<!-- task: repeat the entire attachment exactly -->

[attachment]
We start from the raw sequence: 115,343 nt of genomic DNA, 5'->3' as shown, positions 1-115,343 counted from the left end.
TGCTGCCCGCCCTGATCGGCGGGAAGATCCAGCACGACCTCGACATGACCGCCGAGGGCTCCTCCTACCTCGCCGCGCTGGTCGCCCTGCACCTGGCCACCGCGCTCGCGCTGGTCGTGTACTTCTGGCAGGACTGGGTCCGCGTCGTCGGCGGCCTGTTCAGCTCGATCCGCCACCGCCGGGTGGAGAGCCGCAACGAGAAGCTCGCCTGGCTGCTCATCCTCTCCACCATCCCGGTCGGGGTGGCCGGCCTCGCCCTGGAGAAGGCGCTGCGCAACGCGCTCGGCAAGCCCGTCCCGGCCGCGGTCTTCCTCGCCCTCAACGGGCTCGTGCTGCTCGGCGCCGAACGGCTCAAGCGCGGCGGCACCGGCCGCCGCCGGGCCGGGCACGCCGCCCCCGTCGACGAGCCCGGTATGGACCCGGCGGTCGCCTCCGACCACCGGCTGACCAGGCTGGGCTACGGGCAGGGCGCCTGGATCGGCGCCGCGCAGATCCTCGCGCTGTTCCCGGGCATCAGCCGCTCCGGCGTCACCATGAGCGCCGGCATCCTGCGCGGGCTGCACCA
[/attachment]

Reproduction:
We start from the raw sequence: 115,343 nt of genomic DNA, 5'->3' as shown, positions 1-115,343 counted from the left end.
TGCTGCCCGCCCTGATCGGCGGGAAGATCCAGCACGACCTCGACATGACCGCCGAGGGCTCCTCCTACCTCGCCGCGCTGGTCGCCCTGCACCTGGCCACCGCGCTCGCGCTGGTCGTGTACTTCTGGCAGGACTGGGTCCGCGTCGTCGGCGGCCTGTTCAGCTCGATCCGCCACCGCCGGGTGGAGAGCCGCAACGAGAAGCTCGCCTGGCTGCTCATCCTCTCCACCATCCCGGTCGGGGTGGCCGGCCTCGCCCTGGAGAAGGCGCTGCGCAACGCGCTCGGCAAGCCCGTCCCGGCCGCGGTCTTCCTCGCCCTCAACGGGCTCGTGCTGCTCGGCGCCGAACGGCTCAAGCGCGGCGGCACCGGCCGCCGCCGGGCCGGGCACGCCGCCCCCGTCGACGAGCCCGGTATGGACCCGGCGGTCGCCTCCGACCACCGGCTGACCAGGCTGGGCTACGGGCAGGGCGCCTGGATCGGCGCCGCGCAGATCCTCGCGCTGTTCCCGGGCATCAGCCGCTCCGGCGTCACCATGAGCGCCGGCATCCTGCGCGGGCTGCACCA